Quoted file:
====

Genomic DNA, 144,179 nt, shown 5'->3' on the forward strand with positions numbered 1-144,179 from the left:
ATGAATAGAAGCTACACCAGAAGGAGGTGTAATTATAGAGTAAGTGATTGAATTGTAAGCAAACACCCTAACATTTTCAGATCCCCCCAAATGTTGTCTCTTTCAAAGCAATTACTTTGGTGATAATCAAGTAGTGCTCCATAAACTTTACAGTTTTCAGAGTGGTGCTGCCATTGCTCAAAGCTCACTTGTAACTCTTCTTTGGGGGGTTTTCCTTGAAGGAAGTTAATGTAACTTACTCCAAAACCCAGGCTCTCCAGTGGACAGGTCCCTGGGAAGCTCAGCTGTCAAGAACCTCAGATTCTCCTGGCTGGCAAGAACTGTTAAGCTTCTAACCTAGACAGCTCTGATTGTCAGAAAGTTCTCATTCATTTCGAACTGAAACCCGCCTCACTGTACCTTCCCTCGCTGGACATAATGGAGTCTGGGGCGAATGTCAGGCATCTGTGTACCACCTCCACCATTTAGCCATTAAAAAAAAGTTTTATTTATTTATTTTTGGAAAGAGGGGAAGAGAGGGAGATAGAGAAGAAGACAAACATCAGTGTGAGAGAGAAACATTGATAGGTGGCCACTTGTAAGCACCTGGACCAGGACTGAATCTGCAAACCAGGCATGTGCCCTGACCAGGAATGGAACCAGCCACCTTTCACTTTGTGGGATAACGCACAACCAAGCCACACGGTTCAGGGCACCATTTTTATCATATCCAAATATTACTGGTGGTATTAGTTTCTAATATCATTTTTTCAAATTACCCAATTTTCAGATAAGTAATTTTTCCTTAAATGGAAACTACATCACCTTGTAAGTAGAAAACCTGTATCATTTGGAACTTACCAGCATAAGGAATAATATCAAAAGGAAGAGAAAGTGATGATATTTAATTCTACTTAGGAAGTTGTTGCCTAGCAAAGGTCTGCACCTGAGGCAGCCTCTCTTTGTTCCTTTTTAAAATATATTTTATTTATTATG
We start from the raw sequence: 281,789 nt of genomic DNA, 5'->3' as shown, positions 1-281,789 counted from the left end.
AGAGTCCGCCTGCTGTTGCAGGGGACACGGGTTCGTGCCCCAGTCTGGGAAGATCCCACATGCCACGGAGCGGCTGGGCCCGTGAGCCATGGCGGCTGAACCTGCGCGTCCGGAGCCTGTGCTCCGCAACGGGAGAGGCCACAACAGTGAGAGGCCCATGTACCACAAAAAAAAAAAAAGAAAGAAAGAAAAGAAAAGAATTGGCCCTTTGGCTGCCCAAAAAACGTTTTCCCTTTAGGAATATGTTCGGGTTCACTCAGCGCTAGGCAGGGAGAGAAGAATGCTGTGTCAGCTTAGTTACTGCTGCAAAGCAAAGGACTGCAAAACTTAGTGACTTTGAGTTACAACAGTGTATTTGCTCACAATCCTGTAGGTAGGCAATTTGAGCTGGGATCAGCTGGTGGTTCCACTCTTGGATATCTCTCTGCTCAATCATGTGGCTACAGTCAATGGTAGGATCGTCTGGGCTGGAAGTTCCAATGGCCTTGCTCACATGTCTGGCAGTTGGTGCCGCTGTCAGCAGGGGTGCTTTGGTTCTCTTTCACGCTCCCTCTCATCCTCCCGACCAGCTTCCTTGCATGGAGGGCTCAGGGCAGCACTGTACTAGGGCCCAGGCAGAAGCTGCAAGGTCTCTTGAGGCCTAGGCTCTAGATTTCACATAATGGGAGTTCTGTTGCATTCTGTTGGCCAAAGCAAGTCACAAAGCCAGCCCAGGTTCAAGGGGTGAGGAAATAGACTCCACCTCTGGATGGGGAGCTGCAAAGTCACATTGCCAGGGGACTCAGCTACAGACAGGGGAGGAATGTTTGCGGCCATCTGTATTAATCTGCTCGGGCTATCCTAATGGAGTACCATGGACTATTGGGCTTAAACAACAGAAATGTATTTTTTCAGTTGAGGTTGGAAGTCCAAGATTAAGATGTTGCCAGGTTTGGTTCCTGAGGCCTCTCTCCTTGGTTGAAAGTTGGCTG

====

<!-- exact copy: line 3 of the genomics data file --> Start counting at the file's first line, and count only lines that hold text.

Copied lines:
We start from the raw sequence: 281,789 nt of genomic DNA, 5'->3' as shown, positions 1-281,789 counted from the left end.